Caries Prevalence after Cessation of Water Fluoridation in La Salud, CubaKünzel W. · Fischer T.
Department of Preventive Dentistry, Dental School of Erfurt, Friedrich Schiller University of Jena, Germany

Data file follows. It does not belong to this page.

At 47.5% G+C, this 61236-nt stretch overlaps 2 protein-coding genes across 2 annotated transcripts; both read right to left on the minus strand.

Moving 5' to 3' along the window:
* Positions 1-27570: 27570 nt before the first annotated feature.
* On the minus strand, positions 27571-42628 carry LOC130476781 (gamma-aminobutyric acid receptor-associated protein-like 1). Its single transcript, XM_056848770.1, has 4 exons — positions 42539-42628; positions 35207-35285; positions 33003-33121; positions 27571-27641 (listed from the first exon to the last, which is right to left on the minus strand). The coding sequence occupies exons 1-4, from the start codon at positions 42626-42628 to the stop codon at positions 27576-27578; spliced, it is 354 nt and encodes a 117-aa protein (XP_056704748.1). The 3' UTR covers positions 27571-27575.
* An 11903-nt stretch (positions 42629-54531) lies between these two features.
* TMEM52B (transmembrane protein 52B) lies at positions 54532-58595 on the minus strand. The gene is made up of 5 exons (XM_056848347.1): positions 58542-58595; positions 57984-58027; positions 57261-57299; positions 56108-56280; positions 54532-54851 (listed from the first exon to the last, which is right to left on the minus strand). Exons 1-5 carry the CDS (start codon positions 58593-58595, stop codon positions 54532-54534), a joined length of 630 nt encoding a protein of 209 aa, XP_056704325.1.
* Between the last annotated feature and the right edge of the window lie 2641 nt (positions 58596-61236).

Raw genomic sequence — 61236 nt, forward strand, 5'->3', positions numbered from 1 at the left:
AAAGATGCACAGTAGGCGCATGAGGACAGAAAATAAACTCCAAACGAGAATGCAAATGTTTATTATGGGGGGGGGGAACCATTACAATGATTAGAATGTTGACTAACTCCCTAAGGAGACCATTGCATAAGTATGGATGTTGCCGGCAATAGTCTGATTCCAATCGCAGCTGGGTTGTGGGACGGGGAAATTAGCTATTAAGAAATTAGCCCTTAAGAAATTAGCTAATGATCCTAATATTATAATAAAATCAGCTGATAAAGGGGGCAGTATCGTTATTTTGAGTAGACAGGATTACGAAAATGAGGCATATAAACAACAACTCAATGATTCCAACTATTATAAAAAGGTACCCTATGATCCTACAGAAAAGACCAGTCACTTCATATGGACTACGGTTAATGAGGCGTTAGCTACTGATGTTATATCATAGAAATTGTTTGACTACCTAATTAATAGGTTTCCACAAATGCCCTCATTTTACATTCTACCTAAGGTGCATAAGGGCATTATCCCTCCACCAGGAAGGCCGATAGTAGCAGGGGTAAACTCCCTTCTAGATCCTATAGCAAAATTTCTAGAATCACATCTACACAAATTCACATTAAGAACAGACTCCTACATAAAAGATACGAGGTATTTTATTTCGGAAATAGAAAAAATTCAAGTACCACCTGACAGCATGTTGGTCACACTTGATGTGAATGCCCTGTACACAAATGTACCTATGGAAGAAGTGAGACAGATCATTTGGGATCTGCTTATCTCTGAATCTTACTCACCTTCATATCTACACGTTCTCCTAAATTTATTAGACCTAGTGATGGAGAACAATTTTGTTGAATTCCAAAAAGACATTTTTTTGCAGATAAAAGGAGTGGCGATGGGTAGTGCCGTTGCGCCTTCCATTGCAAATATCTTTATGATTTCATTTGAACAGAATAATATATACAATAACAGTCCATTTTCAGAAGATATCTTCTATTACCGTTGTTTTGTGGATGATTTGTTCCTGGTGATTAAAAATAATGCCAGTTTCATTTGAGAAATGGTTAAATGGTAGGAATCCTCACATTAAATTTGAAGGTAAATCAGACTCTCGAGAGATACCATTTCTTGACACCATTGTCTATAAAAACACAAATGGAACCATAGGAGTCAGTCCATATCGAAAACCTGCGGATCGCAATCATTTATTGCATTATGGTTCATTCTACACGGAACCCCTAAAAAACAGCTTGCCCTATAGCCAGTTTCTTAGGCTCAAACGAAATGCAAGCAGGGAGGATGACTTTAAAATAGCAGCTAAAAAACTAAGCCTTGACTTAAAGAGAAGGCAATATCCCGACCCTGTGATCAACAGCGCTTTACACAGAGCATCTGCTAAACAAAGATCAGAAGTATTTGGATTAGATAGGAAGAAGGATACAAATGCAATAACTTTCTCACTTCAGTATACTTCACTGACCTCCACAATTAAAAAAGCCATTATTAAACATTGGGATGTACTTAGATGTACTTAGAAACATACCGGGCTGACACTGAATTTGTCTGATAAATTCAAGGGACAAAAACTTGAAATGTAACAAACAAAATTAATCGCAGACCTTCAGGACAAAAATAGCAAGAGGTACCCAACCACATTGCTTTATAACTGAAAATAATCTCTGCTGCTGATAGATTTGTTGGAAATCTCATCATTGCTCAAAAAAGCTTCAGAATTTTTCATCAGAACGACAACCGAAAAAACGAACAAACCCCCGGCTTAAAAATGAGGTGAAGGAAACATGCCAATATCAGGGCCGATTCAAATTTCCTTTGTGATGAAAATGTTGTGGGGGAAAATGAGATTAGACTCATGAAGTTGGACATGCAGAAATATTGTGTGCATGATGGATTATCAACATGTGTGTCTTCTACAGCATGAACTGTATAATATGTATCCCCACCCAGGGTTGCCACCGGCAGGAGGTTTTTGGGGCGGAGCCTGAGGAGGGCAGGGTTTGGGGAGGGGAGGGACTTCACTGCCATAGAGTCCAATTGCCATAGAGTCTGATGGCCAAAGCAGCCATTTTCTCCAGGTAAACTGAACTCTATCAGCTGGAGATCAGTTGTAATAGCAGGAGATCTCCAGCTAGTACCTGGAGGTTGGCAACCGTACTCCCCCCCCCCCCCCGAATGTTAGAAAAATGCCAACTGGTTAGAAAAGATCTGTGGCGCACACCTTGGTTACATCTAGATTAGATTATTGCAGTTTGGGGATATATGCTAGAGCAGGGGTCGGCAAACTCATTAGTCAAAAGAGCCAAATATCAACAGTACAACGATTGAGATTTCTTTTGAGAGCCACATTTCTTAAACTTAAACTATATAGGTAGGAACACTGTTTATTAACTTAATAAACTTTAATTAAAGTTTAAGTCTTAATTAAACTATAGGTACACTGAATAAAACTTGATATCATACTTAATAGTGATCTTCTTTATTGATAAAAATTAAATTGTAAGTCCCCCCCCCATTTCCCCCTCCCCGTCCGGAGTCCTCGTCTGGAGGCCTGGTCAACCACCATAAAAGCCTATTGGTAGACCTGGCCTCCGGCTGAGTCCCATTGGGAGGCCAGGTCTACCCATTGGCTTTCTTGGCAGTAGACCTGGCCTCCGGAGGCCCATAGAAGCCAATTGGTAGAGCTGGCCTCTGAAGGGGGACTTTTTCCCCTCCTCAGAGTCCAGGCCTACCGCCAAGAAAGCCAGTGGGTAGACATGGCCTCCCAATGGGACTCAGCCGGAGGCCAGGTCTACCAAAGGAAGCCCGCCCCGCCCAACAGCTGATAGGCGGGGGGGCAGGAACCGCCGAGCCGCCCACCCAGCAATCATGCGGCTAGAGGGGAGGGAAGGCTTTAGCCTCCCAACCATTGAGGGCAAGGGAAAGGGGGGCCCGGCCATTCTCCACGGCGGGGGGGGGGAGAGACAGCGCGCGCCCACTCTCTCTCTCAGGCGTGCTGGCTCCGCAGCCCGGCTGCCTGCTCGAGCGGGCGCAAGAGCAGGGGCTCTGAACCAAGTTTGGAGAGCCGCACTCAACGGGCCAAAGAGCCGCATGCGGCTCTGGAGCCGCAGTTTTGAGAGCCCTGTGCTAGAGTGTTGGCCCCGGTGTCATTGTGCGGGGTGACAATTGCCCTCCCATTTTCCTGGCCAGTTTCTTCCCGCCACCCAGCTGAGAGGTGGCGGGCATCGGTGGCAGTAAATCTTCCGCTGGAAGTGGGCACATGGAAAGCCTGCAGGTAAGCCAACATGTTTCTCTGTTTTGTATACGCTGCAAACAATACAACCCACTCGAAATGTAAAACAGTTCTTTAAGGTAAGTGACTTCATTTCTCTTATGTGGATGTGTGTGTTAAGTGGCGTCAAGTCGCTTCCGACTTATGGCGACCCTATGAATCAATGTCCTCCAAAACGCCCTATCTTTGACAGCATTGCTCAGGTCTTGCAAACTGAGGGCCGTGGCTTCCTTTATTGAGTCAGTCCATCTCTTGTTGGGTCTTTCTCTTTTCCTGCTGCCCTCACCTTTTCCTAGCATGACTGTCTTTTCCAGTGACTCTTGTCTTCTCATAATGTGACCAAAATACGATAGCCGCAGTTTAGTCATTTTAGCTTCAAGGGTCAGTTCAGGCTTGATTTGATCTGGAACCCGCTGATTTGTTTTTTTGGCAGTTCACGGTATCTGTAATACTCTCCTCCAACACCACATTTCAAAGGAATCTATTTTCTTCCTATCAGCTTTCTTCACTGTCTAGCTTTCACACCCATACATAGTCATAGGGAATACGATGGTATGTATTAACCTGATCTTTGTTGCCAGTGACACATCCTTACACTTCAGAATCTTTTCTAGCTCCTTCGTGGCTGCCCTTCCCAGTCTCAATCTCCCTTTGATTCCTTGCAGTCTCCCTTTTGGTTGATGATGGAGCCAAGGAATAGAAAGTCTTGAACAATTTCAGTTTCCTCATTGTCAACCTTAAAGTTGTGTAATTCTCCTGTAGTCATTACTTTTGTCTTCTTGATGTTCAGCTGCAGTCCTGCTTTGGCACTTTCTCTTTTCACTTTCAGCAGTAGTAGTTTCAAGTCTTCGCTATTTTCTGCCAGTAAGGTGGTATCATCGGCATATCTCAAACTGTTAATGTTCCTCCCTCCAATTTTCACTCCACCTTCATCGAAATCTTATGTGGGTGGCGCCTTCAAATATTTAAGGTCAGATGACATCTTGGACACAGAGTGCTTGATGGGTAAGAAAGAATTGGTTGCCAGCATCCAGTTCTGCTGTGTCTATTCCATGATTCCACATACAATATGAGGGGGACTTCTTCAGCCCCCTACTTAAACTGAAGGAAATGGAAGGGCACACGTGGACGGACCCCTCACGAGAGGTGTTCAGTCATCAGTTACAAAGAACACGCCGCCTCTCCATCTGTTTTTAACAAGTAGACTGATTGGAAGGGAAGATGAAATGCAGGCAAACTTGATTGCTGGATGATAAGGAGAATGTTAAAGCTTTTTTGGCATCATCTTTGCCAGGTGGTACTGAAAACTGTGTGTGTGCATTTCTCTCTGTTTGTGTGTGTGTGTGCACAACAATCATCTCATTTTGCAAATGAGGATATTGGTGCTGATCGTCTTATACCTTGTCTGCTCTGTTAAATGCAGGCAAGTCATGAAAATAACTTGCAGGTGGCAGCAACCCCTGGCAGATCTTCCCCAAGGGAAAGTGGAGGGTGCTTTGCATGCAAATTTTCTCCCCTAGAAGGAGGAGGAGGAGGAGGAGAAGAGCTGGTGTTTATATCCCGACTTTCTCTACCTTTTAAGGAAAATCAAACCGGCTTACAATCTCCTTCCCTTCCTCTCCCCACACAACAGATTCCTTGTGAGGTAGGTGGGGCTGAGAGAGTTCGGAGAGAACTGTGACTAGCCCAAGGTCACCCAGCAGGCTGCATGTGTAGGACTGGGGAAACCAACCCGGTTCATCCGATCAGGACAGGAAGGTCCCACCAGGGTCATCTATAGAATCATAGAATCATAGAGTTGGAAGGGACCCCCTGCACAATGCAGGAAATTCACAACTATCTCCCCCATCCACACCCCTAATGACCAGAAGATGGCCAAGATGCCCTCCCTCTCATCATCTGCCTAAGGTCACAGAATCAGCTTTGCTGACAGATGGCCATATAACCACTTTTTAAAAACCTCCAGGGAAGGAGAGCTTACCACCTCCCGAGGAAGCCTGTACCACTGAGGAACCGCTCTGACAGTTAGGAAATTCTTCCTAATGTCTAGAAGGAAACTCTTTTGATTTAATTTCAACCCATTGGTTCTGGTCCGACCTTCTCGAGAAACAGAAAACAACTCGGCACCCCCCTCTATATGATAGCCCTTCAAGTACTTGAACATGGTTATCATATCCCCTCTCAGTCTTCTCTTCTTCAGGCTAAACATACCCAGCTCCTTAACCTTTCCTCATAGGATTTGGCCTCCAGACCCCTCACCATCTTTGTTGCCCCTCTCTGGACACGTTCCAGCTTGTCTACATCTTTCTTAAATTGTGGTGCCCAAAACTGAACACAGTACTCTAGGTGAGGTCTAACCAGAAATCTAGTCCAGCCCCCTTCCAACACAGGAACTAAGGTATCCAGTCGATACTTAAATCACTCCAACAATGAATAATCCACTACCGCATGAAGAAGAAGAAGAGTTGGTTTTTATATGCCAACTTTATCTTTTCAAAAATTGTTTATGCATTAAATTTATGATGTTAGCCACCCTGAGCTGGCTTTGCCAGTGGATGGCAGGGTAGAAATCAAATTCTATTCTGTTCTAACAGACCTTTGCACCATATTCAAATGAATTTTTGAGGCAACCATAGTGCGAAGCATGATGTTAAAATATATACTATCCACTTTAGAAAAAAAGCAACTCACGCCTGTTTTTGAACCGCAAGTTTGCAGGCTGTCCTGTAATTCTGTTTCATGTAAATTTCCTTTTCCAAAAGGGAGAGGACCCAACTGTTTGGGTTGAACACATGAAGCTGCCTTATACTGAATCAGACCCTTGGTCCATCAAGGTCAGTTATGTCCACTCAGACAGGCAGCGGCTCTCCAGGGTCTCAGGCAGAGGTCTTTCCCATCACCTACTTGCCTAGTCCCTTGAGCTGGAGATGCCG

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In the past, caries has usually increased after cessation of water fluoridation. More recently an opposite trend could be observed: DMFT remaining stable or even decreasing further. The aim of the present study conducted in La Salud (Province of Habana) in March 1997 was to analyse the current caries trend under the special climatic and nutritional conditions of the subtropical sugar island Cuba, following the cessation, in 1990, of water fluoridation (0.8 ppm F). Diagnostic evaluations were carried out using the same methods as in 1973 and 1982. Boys and girls aged 6–13 years (N = 414), lifelong residents in La Salud, were examined. Between 1973 and 1982 the mean DMFT had decreased by 71.4%, the mean DMFS by 73.3% and the percentage of caries–free children had increased from 26.3 to 61.6%. In 1997, following the cessation of drinking water fluoridation, in contrast to an expected rise in caries prevalence, DMFT and DMFS values remained at a low level for the 6– to 9–year–olds and appeared to decrease for the 10/11–year–olds (from 1.1 to 0.8) and DMFS (from 1.5 to 1.2). In the 12/13–year–olds, there was a significant decrease (DMFT from 2.1 to 1.1; DMFS from 3.1 to 1.5), while the percentage of caries–free children of this age group had increased from 4.8 (1973) and 33.3 (1982) up to 55.2%. A possible explanation for this unexpected finding and for the good oral health status of the children in La Salud is the effect of the school mouthrinsing programme, which has involved fortnightly mouthrinses with 0.2% NaF solutions (i.e. 15 times/year) since 1990.
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